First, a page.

Mayor GT Bynum recently made a social media post that caught my eye. Here is his 3D computer-animated tour of an ongoing construction project on the Arkansas River just south of the area known as Zinc Lake.
Zink Lake doesn’t look like a lake today. The water flowing through Arkansas has been in decline for some time due to the dry conditions that persisted through most of the summer.
The usually wide expanse of calm water between the south side of the bridge on Southwest Boulevard, where workers are building a new pedestrian bridge, shows more sand and rock than water.
no matter. Dry conditions help crews keep pace with what Bynum said will result in new and improved water bodies that city planners hope will be a bigger attraction for local recreational enthusiasts and visitors. It’s helpful.
Bynum’s post mostly focused on what was happening downstream where the lake formed.
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“Part of the new dam is a rapid channel on the eastern side of the channel,” Bynum wrote.
That caught my eye. Oklahoma is no whitewater country. Our rivers and streams are like prairies, slow-flowing sandy waterways best enjoyed at a slow pace. The Great Rough Race took advantage of this. So do many anglers.
But whitewater rafting? That sounds like something that would fit in the Mountain West, or perhaps West Virginia.
can happen here. I believe it because it’s happening now, 106 miles down the Oklahoma City Turnpike.
In the late 1980s and early 1990s, the state’s largest cities faced a dilemma. It was the state’s largest employer, seat of government, and home to a community with plenty of room to grow. The problem was that people didn’t want to go there.
Downtown was dead after 5pm. A former boss of his used to say that if you shoot a rifle in the middle of a then-near-empty Bricktown warehouse district, no one will shoot you. Of course it was an exaggeration. But not too far.
That changed in 1993. City voters approved a sales tax project to fund the Metropolitan Area Projects (MAPS) program. MAPS built a downtown baseball field, an indoor stadium, improvements to turn Bricktown into an entertainment district, and canals that provide the opportunity for visitors to tour downtown in comfort by boat.
But from a recreational standpoint, nothing was more important than the MAPS-funded series of dams along the Canadian River just south of downtown.
Before I go any further, I need to tell you about this river. The people of Tulsan joke that the Arkansas River is more of a sandbar than a river, and that’s true most of the year. But Arkansas is the Amazon compared to Canada. In Oklahoma City’s past, there were times when city crews had to go to the river and mow overgrown sandbars.
But once the dam was built, Oklahoma City had a body of water suitable for all kinds of water sports. The Canadian River Stream in downtown Oklahoma City has been renamed the Oklahoma River and is home to powerboat races, dragon boat competitions and even triathlons.
More importantly, the Oklahoma River has many college and amateur boating teams operating in the city’s beautiful Boathouse District. It has proven so popular that it is home to the US Olympic Training Center for rowing.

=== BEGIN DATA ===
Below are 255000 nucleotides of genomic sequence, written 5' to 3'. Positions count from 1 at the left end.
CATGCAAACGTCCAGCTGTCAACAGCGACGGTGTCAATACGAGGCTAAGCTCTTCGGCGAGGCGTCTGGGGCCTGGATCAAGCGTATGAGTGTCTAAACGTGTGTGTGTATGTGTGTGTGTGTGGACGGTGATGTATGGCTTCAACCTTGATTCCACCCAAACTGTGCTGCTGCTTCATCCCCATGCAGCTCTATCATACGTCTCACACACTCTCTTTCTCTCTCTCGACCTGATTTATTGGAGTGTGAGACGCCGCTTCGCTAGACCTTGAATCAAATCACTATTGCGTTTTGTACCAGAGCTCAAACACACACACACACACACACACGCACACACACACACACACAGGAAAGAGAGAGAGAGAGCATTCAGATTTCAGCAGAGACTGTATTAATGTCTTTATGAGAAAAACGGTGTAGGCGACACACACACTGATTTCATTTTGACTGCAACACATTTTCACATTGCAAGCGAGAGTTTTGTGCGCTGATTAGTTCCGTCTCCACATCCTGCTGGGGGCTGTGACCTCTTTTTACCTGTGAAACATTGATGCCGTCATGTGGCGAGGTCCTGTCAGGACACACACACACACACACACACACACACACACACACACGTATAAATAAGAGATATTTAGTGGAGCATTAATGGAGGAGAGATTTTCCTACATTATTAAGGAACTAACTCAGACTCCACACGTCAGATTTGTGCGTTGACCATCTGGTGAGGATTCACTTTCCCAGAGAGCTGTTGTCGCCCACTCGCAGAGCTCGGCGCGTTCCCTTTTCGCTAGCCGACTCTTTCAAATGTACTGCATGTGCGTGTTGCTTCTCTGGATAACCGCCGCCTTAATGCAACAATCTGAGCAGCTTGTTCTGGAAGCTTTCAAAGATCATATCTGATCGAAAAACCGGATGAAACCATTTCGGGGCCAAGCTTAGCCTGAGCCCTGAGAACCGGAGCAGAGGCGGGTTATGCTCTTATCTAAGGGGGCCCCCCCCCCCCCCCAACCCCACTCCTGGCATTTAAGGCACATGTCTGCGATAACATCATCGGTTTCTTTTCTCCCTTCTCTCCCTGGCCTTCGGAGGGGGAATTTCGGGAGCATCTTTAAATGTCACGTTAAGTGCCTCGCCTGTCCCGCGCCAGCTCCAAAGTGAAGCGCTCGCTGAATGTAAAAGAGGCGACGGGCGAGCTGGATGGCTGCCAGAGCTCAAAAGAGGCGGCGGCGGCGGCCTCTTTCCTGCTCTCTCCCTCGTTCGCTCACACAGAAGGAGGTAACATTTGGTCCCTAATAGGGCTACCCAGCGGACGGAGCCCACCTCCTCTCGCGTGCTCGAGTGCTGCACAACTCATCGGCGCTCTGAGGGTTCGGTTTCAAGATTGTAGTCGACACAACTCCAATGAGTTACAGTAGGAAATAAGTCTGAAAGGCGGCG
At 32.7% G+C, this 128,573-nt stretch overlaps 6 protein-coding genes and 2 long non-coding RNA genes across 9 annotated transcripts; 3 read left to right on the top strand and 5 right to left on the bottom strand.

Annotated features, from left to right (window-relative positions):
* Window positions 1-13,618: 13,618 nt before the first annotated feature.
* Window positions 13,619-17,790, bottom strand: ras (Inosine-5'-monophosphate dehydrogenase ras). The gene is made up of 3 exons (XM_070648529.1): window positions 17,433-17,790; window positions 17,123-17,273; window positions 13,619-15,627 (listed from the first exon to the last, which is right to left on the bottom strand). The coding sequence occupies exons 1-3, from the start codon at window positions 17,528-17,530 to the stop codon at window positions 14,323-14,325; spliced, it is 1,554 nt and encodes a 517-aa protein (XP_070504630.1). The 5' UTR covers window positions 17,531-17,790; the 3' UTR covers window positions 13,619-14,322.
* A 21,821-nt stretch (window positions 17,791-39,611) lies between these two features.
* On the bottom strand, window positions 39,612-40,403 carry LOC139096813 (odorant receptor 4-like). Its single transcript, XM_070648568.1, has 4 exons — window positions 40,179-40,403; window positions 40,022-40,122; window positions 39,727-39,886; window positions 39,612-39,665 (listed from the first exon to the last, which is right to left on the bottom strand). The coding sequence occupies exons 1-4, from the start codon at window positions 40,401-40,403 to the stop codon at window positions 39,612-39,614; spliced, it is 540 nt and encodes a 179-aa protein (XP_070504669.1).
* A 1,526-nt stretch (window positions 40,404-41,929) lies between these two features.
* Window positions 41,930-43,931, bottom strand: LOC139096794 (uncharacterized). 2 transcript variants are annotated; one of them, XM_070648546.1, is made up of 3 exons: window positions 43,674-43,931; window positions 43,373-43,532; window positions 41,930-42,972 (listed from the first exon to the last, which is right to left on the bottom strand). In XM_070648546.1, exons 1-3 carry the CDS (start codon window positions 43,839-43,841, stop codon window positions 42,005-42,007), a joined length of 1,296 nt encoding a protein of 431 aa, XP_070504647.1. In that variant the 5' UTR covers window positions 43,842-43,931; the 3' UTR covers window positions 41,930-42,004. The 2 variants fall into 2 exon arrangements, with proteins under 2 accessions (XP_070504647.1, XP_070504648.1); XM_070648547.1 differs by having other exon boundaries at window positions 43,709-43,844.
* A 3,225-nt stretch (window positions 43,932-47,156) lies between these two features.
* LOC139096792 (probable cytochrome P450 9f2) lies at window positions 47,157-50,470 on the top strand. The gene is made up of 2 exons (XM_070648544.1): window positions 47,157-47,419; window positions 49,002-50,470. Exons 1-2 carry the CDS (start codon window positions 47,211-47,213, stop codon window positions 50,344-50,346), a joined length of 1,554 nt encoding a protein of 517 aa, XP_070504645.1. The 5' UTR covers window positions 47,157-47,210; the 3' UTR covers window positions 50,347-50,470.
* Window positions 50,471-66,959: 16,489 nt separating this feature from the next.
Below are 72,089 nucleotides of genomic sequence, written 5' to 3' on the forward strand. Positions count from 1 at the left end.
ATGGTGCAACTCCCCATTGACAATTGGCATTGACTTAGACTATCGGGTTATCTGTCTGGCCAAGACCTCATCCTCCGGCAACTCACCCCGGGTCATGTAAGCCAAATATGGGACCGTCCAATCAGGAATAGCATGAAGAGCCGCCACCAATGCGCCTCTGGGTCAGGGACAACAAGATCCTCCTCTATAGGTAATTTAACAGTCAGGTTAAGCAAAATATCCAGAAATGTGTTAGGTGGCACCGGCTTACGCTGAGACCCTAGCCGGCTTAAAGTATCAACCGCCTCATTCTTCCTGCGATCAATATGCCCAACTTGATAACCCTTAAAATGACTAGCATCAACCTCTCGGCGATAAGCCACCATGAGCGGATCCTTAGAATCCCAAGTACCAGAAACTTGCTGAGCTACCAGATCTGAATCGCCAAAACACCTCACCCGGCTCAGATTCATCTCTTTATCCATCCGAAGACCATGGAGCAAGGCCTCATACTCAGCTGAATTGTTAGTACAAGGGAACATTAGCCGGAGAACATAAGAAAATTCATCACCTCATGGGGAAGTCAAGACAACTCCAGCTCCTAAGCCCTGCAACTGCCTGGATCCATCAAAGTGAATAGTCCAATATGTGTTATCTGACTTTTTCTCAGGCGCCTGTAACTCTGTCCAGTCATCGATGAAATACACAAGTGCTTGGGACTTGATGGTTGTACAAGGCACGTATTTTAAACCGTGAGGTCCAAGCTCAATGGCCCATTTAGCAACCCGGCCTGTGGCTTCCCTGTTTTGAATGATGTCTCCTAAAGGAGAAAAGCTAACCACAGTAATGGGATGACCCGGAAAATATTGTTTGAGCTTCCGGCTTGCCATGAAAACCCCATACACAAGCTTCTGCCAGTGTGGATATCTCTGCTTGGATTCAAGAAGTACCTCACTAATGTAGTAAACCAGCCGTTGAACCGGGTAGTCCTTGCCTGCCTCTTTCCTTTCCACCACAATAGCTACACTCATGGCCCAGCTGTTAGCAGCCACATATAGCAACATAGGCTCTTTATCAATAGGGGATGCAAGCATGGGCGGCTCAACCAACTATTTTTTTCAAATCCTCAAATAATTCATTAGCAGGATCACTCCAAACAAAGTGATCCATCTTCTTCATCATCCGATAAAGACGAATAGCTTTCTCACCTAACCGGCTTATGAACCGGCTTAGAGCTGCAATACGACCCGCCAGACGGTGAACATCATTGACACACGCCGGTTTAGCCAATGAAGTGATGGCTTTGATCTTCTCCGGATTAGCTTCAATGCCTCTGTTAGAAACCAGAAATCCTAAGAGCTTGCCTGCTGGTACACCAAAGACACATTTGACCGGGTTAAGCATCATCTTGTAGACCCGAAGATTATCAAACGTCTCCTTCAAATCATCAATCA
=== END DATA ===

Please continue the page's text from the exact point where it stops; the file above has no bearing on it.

It’s an incredible site that has since grown to include whitewater courses for rafting and kayaking.It’s amazing how Oklahoma City made this facility into little more than a prairie trickle and it’s here in Tulsa. It gives us reason to be excited about the possibilities.
When Zinc Lake’s new dam and bridge are complete (expected by next summer), it will be a flatwater paddle sports destination that doesn’t require a drive to Keystone Lake or the Illinois River.
Downstream of the dam is the rapid channel that Bynum was talking about. I went to see what they were doing last week. It’s no small project.
The course is long and separated from the main river by an island. The Arkansas River flows slowly down the western half of its stretch, moving faster over the rocky underwater terrain currently under construction, rolling in sheer rapids.
Traveling to Colorado now to tackle the Arkansas River rapids. But figuratively speaking, we’re not far from being able to do that in the shadow of the Golden Driller.
I am an outdoor recreation enthusiast and a big fan of what this city already has. From places like Bentonville, Arkansas, we’re learning how to create world-class mountain bikes. Turkey Mountain, Rebelle Park and Bales Park have undergone extensive renovations to accommodate the sport. Hiking and trail running opportunities abound in these locations as well.
But in many ways Tulsa is defined by its rivers, and it seems strange that Oklahoma City, not Tulsa, was the first to tap into its water resources to build water sports destinations. I was.
That will change a year from now, thanks to voter-approved Vision Tulsa sales tax package funding. While you may not be able to build an Olympic training center, you are likely to enjoy other benefits associated with outdoor recreation available locally.
The desire for it is clear, as is the perception outside the city. Tarsataff is proving we are a cycling town, and the success of his past two Ironman events here is proof that we take his outdoor recreation seriously.
River elements will help complete your outdoor recreation portfolio. To put it into perspective, a part of the city is soon to emerge that boasts the pedestrian and biking trails of River Parks, the variety of activities at The Gathering Place, and an ever-growing menu of water sports, all within a three-mile radius. increase. south of downtown.
These facilities are connected to Turkey Mountain via bike paths, creating a unified outdoor recreation ecosystem unlike any other in Central America.
Yes, I share Bynum’s enthusiasm for this project. Diversity in outdoor recreation improves the quality of life in the city and fuels Tulsa’s growth.
Our neighbors don’t have to enjoy “pike”.